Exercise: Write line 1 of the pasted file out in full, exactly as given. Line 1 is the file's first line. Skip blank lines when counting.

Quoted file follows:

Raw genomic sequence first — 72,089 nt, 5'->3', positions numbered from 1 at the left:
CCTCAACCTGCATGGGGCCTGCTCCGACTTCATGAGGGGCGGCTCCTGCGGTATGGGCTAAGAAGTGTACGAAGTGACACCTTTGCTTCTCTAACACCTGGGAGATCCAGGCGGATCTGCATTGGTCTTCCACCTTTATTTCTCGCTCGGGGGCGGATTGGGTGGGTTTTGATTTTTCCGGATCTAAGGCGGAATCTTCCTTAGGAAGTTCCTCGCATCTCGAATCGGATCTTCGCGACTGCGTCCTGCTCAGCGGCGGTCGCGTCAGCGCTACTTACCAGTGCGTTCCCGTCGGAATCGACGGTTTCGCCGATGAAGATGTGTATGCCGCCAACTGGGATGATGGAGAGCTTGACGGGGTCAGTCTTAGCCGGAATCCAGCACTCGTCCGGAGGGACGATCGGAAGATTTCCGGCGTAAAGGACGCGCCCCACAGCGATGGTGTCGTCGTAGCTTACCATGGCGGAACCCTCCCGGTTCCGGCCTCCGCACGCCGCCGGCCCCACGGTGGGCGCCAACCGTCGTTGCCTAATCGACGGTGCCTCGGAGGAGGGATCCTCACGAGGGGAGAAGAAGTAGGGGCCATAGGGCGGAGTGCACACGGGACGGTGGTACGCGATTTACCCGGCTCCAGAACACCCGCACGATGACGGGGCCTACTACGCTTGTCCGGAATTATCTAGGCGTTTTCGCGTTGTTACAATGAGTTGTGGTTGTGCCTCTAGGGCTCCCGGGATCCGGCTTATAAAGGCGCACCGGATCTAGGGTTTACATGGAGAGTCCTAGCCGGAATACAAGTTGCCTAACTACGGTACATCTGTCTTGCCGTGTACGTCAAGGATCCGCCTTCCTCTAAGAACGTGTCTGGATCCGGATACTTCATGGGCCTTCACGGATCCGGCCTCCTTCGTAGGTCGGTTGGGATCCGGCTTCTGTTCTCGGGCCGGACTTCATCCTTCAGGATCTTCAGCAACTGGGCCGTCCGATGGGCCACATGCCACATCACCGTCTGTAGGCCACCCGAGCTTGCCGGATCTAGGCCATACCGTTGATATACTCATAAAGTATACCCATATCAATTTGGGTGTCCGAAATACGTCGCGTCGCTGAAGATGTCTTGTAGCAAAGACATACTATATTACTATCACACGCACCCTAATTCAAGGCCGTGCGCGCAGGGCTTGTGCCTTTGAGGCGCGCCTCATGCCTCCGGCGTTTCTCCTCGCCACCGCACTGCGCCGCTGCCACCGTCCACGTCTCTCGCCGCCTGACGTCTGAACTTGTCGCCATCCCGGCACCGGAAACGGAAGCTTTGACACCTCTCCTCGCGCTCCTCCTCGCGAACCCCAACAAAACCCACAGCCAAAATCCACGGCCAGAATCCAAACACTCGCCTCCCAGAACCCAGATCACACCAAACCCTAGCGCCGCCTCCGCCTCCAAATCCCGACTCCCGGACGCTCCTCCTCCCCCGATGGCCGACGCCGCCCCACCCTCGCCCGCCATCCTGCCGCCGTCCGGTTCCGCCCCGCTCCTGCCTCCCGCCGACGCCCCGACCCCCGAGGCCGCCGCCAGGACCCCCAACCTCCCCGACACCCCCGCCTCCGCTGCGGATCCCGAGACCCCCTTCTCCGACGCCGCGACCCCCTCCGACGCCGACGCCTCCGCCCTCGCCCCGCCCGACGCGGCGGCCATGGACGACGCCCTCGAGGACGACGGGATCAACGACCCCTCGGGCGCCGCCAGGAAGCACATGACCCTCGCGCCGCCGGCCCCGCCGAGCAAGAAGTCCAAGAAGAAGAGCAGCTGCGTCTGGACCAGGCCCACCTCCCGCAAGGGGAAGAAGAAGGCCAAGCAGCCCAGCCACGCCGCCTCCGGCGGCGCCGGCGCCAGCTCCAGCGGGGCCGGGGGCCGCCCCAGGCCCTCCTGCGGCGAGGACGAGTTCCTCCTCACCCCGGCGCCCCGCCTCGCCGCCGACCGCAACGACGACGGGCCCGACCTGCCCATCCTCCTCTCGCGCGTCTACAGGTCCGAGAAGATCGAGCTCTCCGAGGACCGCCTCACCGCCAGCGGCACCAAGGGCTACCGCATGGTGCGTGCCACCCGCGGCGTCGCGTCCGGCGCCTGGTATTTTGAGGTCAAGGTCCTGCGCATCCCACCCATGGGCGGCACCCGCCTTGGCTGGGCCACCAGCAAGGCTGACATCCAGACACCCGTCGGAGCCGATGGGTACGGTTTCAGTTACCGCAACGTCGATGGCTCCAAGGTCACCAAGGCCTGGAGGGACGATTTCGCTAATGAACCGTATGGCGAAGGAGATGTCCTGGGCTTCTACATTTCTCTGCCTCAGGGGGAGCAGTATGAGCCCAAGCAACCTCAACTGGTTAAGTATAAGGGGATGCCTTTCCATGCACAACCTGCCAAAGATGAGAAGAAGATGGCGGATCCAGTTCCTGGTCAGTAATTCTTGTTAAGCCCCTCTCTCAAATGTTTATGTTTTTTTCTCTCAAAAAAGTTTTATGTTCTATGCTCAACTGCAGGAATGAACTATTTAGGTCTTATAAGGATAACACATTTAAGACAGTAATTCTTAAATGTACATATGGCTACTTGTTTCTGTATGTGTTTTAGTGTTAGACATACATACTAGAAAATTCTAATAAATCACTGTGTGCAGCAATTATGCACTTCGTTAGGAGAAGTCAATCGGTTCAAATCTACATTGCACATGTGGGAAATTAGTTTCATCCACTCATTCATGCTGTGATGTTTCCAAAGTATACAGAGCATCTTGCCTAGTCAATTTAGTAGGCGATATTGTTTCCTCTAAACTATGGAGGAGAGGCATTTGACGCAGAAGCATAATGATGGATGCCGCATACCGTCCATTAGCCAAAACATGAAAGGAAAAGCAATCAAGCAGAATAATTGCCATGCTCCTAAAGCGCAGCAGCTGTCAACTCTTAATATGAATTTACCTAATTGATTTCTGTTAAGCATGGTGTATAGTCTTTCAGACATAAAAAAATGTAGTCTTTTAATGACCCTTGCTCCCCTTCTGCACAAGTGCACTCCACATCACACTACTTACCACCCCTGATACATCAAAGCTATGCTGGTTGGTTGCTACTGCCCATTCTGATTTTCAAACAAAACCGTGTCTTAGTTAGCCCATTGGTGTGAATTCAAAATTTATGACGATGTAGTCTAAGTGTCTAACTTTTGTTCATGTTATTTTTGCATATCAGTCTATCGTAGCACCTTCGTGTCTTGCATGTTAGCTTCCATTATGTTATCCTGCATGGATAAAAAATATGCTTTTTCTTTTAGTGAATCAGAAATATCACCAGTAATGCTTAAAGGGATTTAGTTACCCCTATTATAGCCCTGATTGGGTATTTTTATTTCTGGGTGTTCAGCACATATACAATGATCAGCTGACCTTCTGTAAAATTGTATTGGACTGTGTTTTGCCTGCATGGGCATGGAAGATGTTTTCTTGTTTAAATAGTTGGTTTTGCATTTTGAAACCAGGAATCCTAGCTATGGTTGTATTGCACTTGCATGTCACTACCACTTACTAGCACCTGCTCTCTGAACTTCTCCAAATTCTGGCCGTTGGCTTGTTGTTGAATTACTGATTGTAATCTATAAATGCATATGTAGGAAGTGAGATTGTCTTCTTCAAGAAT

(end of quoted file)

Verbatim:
Raw genomic sequence first — 72,089 nt, 5'->3', positions numbered from 1 at the left: